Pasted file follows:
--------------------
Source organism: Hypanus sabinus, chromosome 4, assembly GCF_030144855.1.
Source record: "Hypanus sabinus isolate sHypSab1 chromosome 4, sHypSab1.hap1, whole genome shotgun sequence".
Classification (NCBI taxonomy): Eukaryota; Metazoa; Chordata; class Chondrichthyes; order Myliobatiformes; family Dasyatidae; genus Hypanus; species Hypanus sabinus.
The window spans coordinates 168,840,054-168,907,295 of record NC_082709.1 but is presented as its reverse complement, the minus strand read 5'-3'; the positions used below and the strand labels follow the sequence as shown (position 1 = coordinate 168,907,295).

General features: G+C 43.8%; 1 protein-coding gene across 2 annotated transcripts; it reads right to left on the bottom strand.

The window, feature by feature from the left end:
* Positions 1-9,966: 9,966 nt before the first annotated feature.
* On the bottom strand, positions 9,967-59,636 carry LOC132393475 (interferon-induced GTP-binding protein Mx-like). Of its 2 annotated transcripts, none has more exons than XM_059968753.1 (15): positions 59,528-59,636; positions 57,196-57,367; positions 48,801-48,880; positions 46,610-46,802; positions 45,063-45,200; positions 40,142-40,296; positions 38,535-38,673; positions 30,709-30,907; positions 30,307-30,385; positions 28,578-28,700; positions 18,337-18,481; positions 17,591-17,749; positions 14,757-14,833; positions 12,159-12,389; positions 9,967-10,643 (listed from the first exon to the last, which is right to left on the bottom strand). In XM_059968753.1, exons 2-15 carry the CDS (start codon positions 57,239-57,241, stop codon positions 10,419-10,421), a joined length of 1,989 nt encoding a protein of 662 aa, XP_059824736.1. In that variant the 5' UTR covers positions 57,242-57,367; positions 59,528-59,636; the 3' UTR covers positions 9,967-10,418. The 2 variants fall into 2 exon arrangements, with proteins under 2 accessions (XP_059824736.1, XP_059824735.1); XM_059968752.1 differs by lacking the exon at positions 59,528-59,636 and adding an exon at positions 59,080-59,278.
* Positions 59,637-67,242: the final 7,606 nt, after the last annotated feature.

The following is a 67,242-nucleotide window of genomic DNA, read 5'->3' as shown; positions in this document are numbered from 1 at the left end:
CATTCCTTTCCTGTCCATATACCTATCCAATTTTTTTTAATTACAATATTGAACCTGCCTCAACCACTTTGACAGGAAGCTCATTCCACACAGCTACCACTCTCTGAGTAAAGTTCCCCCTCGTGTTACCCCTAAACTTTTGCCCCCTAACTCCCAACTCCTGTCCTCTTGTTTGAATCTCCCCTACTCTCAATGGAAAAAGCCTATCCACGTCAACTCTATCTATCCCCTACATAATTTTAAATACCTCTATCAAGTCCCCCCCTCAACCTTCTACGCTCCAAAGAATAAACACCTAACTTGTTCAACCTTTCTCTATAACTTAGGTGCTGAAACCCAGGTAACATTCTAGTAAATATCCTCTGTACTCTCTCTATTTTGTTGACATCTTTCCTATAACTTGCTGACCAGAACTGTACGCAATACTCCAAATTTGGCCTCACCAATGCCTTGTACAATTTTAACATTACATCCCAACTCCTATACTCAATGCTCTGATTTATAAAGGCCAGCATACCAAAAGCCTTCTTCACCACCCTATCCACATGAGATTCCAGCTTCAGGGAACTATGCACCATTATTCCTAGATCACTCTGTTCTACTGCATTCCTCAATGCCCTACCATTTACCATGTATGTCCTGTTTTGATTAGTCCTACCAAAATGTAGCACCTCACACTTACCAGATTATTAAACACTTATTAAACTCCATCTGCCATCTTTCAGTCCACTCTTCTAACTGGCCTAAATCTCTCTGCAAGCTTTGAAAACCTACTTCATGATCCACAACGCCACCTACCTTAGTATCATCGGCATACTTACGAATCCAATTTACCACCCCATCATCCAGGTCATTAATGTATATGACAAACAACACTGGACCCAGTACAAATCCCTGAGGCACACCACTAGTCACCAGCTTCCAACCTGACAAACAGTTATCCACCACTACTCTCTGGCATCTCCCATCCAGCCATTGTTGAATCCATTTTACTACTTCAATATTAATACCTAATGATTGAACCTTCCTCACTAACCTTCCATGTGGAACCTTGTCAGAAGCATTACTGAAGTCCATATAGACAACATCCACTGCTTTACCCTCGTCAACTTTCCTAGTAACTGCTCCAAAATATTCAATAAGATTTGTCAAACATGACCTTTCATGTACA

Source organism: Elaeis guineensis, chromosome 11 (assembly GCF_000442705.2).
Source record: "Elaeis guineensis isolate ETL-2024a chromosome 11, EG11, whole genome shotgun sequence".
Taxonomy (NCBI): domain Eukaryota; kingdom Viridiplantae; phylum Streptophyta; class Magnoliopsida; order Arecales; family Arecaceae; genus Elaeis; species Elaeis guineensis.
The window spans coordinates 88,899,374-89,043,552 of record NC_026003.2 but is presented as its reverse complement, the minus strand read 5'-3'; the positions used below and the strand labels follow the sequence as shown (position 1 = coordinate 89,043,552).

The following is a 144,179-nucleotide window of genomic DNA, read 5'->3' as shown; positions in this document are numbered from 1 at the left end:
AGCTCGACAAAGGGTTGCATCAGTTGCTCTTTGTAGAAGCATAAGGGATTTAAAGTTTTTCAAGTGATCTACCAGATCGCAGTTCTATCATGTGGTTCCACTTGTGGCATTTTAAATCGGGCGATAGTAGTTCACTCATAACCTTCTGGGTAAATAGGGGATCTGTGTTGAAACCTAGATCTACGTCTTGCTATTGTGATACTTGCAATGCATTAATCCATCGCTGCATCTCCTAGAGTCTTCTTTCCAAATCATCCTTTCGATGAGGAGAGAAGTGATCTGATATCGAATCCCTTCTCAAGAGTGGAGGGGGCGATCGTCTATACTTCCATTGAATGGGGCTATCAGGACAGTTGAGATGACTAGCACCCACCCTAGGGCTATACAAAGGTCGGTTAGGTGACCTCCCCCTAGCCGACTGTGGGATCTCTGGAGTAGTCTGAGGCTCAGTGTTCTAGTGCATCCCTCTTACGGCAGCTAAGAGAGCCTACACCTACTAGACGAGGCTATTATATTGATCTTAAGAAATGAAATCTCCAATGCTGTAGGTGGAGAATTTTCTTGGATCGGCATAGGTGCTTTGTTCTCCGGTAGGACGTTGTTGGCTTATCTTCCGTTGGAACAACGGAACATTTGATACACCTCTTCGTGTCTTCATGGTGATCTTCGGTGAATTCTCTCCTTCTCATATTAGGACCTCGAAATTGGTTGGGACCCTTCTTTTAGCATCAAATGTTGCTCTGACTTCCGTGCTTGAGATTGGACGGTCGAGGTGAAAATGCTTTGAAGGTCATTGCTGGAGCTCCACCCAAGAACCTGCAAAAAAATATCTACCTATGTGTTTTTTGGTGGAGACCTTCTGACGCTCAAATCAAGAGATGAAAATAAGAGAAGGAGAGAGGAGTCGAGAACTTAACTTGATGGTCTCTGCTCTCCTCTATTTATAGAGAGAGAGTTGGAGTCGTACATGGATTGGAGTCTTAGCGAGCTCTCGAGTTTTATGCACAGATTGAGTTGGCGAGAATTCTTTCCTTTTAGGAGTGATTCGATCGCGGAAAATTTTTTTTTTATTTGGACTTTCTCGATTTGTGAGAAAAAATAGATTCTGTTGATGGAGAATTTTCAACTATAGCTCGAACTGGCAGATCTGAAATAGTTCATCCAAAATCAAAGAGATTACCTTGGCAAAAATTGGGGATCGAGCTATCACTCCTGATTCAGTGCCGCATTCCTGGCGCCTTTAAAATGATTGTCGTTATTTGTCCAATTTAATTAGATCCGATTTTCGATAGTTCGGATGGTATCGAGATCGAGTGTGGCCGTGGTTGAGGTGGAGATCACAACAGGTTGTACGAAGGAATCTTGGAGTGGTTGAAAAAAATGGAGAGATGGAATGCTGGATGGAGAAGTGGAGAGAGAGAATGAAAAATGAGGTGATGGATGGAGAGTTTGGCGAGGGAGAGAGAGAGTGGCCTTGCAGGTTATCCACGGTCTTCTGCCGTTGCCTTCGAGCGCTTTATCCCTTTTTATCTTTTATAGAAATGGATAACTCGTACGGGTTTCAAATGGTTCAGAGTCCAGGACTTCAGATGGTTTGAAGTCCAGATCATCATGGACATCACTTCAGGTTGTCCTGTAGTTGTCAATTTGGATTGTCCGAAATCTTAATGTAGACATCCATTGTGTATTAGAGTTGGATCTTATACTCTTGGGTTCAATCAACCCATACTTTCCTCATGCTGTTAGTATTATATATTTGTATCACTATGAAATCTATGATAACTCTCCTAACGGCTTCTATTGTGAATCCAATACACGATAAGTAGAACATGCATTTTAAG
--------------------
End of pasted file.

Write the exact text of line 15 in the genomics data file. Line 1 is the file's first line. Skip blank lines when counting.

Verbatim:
The window spans coordinates 88,899,374-89,043,552 of record NC_026003.2 but is presented as its reverse complement, the minus strand read 5'-3'; the positions used below and the strand labels follow the sequence as shown (position 1 = coordinate 89,043,552).